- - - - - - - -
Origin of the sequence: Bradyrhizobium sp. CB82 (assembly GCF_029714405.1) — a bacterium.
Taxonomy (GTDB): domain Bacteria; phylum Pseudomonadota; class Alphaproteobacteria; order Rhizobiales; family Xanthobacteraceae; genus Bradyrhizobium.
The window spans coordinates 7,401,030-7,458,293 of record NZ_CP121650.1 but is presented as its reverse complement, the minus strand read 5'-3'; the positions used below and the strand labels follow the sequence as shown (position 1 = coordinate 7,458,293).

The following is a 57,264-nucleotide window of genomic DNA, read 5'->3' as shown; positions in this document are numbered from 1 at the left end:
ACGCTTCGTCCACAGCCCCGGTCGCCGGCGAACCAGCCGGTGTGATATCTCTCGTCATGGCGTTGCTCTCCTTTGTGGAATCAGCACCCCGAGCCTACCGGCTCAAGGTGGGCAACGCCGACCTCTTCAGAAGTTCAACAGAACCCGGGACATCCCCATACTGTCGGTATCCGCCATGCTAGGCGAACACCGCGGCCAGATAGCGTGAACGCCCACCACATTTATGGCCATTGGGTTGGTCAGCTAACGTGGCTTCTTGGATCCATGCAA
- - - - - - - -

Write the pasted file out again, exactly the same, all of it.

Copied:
Origin of the sequence: Bradyrhizobium sp. CB82 (assembly GCF_029714405.1) — a bacterium.
Taxonomy (GTDB): domain Bacteria; phylum Pseudomonadota; class Alphaproteobacteria; order Rhizobiales; family Xanthobacteraceae; genus Bradyrhizobium.
The window spans coordinates 7,401,030-7,458,293 of record NZ_CP121650.1 but is presented as its reverse complement, the minus strand read 5'-3'; the positions used below and the strand labels follow the sequence as shown (position 1 = coordinate 7,458,293).

The following is a 57,264-nucleotide window of genomic DNA, read 5'->3' as shown; positions in this document are numbered from 1 at the left end:
ACGCTTCGTCCACAGCCCCGGTCGCCGGCGAACCAGCCGGTGTGATATCTCTCGTCATGGCGTTGCTCTCCTTTGTGGAATCAGCACCCCGAGCCTACCGGCTCAAGGTGGGCAACGCCGACCTCTTCAGAAGTTCAACAGAACCCGGGACATCCCCATACTGTCGGTATCCGCCATGCTAGGCGAACACCGCGGCCAGATAGCGTGAACGCCCACCACATTTATGGCCATTGGGTTGGTCAGCTAACGTGGCTTCTTGGATCCATGCAA